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Touchy-Feely: The Lesser Known Side-Affect of Anxiety

Posted by Alexandra Van Rijn on

Writing from a deeply personal place tends to be the place where others raise their hands and say “me too”, and I’d like to talk about our physical relationships to others when anxiety creeps into our bodies.

Everyone gets sick – we know this.

Wear Your Label is wonderful about promoting how normal it is for the human brain to have its own version of a cold or flu. However, during the holidays I think this calls for a more specific conversation about how to handle the pressures of family, significant others, and even pets when you feel mentally and emotionally unwell.

Let’s start by repeating this together: my mental health does not make me an inconvenience to others, especially during the holidays.

When I get anxious or emotionally unwell, my relationship with touch becomes my worst enemy. My skin physically hurts when I am anxious. If you understand this side effect of anxiety, you will know all too well how your skin crawls, becomes so sensitive and even sore at times. For me, my limbs feel heavy inside what feels like a tissue paper wrapping around them, making me feel jittery and exhausted at the same time. That all too familiar “fight or flight” hormone cortisol going mad inside the body but manifesting in a very real way on the surface of your skin, the largest organ your body has. 

Just like this amazing new shirt by WYL says: "your body in not the enemy", and this includes your skin. It is speaking to you through these reactions to your poor health, giving you warning signs to take care of yourself. Do yourself a favour and listen.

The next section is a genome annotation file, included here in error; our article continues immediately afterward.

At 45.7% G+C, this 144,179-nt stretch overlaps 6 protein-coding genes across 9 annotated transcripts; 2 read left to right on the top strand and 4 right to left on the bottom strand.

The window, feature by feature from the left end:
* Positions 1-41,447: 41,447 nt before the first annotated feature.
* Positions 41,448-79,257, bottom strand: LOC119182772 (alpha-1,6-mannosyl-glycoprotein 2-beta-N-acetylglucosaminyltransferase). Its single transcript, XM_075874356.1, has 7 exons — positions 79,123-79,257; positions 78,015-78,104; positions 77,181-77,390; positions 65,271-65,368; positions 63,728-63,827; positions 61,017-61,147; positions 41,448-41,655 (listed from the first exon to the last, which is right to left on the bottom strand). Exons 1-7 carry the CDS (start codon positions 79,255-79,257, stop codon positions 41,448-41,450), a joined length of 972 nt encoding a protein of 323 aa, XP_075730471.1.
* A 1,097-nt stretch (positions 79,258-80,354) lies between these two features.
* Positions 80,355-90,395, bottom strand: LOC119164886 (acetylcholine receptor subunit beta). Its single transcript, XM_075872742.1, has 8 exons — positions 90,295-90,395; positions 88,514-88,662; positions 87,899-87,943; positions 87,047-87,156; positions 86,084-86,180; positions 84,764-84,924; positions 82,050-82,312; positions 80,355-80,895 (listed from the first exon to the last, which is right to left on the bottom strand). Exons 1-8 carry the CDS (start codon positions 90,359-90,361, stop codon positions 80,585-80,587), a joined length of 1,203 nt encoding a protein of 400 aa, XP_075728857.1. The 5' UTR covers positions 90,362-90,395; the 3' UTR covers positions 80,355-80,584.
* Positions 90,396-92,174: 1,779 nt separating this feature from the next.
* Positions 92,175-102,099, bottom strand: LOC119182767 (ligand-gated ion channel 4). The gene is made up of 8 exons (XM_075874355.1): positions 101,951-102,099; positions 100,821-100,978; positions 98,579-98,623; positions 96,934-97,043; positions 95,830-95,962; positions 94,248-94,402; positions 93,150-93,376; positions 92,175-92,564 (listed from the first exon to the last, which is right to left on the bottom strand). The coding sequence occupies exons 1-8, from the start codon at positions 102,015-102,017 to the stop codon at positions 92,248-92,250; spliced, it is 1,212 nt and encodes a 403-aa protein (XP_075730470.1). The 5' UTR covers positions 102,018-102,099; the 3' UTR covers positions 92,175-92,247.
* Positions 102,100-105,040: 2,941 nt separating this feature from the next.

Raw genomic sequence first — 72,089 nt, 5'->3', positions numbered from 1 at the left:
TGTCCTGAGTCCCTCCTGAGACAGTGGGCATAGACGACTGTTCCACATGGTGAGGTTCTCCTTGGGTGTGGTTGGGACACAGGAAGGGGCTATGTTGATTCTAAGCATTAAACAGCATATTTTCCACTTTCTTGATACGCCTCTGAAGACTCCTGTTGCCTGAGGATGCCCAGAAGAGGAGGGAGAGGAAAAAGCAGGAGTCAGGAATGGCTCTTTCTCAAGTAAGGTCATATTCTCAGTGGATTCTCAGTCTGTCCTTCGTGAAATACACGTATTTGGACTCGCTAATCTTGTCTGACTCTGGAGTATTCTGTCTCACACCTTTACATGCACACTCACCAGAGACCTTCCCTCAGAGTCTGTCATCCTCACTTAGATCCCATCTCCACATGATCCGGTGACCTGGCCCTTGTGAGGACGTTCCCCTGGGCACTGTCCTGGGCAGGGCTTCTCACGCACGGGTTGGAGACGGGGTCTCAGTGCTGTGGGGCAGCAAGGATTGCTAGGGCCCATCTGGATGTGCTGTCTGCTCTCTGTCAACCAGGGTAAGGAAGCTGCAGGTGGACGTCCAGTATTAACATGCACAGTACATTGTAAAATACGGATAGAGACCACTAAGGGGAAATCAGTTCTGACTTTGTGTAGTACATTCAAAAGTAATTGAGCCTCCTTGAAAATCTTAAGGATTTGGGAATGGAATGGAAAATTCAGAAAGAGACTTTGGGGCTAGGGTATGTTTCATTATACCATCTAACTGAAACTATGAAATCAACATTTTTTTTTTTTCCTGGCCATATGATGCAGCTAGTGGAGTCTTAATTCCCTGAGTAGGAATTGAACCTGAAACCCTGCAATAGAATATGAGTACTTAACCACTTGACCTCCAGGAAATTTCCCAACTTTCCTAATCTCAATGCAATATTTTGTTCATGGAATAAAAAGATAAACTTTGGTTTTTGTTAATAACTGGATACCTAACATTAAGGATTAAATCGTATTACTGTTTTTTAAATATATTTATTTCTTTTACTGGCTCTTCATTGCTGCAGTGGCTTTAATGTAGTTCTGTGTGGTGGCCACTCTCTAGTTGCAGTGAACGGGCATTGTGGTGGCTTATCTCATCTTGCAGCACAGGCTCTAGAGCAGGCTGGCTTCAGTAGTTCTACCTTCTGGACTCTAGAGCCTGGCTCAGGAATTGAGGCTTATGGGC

What is troubling is how even in the midst of self-care, physical touch can be painful and even make anxiety or other mental illness symptoms worse. While some need a hug, others (like myself) do not want to be touched at all.

In a society when refusing a hug can seem rude, how do we express in a state of inner panic what our physical needs are?

How do you tell your significant other that you do not want that kiss or caress?

How do you explain to your friend or parent that you don’t want a hug or a squeeze or to hold anyone’s hand?

How do you explain that touching a pet instead of them isn’t personal? 

I’ve learned that if you explain to someone “Thank you, but I don’t want to be touched right now”, and they take it the wrong way, that’s on them – not you.

You have the right and you owe it to yourself to defend what your body needs to find peace.

To my boyfriend, I’ve said “I love it when you touch me, it makes me feel so good, but I’m not well right now and I need to take care of myself first.”

To my mother, I’ve said “I know it’s difficult to understand but I can’t really handle a hug right now because my skin hurts, you know like when you have the flu? It’s like that, but from my brain.”

To my friend, I’ve said “Can you sit next to me for a bit until this gets more bearable?”

To my non-immediate relatives I see during the holidays, I’ve said “I’m not feeling well right now, but it’s good to see you.” 

Even if I’m not totally keen on the person I’m speaking to, I’ve found it’s always easier in the long run to express your best wishes for them saying it’s good to see them and then move on to taking care of yourself sooner.

If people don’t understand or give you a hard time – please don’t internalize their words or attitudes toward yourself. You have the right to do whatever you want with your body, and although it’s difficult, I know that when I explained to my boyfriend how complicated touch can be for me when I’m ill, he thanked me because now he knew not to take it personally – saving us both from a lot of paranoia and grief.

Talking about where you’re at in the moment may be the hardest thing you’ve done in a long, long while, but your mental health does not need to get in the way of your intimate relationships. Mine have flourished with each moment of honesty I inject into them- and yours can too, no matter what holiday you celebrate or event that comes your way. In the same way you value that relationship with your significant other or parent or friend, place that same value in yourself – it really does make a world of difference. 

Written by Campus Rep, Allie Ingalls 
Edited by Executive Assistant, Addie Van Rijn 

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